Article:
Sex determination

The most basic sexual system is one in which all organisms are hermaphrodites, producing both male and female gametes. This is true of some animals (e.g. snails) and the majority of flowering plants. In many cases, however, specialization of sex has evolved such that some organisms produce only male or only female gametes. The biological cause for an organism developing into one sex or the other is called ''sex determination''. The cause may be genetic, environmental, haplodiploidy, or by multiple factors. Within animals and other organisms that have genetic sex determination systems, the determining factor may be the presence of a sex chromosome. In plants that are sexually dimorphic, such as the dioicous liverwort ''Marchantia polymorpha'' or the dioecious flowering plant genus ''Silene'', sex may be determined by sex chromosomes. Since only about 6% of flowering plants are dioecious, the majority are bisexual. Non-genetic systems may use environmental cues, such as the temperature during early development in crocodiles, to determine the sex of the offspring. Approximately 95% of animal species are dioecious (also referred as gonochorism), meaning individuals are either male or female throughout their lives.Dioecy is very common in vertebrate species with 99% being dioecious and 1% being hermaphroditic. In some animal species an individual can have sex characteristics of both sexes, a condition called intersex. They can be caused by an abnormal amount of sex chromosomes or a hormonal abnormality during fetal development. Sometimes intersex individuals are called "hermaphrodite"; but, unlike biological hermaphrodites, intersex individuals are atypical cases and are not typically fertile in both male and female aspects. Some species can have gynandromorphs. Species like the roundworm ''C. elegans'' has a hermaphrodite and a male sex (a system called androdioecy). There is also gynodioecy where a species has females and hermaphrodites. Although rare, species can be trioecious like the Opuntia robusta with males, females, and hermaphrodites.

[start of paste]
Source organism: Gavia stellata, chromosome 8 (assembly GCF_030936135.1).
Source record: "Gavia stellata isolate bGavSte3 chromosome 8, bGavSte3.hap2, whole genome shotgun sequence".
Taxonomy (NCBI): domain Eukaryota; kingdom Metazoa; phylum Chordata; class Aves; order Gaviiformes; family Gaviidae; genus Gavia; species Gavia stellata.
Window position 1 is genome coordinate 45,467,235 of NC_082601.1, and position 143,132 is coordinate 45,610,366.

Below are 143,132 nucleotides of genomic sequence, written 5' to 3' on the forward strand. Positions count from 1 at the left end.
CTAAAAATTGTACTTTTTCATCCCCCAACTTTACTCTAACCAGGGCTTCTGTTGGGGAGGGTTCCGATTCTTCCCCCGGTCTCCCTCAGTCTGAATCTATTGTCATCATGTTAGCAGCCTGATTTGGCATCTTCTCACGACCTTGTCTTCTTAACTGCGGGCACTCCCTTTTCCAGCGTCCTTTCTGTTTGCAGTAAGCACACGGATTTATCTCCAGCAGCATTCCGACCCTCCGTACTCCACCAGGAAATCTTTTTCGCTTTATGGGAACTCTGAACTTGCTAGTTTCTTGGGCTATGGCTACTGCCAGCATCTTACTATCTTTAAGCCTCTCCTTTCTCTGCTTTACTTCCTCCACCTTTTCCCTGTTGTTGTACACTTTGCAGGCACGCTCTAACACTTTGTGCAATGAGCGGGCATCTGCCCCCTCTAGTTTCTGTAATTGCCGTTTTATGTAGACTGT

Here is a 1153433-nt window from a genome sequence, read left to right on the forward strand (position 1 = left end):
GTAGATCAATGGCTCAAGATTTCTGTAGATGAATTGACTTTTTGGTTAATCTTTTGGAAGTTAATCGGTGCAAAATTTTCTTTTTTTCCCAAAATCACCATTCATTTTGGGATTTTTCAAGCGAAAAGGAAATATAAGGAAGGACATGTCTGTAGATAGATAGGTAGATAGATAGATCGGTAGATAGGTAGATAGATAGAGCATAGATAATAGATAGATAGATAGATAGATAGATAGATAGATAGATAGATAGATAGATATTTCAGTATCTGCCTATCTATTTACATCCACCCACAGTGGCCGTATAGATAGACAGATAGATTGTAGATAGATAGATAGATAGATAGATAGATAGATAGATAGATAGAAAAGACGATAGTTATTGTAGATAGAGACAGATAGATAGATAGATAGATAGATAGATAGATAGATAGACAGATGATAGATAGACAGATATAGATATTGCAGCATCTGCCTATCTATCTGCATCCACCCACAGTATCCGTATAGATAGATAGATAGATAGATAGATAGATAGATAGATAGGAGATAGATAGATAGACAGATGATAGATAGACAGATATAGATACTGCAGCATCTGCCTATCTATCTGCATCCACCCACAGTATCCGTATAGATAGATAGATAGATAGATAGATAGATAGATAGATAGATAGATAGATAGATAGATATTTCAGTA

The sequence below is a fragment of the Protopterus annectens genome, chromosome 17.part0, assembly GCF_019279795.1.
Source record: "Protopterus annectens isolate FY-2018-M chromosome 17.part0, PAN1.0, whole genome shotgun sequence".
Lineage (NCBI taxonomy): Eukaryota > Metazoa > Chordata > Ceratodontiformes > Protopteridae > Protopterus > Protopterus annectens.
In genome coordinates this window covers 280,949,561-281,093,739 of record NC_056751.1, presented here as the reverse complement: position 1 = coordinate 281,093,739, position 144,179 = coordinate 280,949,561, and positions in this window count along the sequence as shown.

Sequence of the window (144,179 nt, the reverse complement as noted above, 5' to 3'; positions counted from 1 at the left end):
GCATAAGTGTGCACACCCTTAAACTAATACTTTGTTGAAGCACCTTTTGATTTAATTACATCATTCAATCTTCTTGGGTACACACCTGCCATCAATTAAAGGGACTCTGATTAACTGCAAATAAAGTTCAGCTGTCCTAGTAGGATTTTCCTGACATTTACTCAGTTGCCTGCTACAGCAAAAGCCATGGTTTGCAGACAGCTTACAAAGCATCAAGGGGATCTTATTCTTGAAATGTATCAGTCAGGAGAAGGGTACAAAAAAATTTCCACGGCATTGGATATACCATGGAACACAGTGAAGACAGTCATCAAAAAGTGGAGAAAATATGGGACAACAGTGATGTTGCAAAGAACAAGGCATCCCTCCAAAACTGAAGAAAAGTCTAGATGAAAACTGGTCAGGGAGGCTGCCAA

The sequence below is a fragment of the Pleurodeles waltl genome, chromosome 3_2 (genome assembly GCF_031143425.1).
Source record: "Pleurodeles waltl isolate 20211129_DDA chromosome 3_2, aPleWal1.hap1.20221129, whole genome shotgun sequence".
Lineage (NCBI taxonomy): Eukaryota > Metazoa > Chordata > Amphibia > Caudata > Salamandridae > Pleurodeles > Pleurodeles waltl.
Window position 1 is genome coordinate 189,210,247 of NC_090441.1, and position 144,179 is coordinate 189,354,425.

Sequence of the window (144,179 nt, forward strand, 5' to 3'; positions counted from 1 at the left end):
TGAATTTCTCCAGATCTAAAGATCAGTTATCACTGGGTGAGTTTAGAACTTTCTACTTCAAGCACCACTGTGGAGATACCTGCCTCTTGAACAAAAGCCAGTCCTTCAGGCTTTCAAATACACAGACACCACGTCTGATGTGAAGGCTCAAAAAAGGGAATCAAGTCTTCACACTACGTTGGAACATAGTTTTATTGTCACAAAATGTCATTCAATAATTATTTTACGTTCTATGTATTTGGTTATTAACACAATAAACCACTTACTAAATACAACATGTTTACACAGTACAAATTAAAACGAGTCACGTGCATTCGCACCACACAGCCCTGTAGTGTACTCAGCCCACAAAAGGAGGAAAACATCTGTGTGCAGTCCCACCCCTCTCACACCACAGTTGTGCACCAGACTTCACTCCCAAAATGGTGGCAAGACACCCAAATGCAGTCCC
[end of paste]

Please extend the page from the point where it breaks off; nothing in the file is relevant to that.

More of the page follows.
Genetic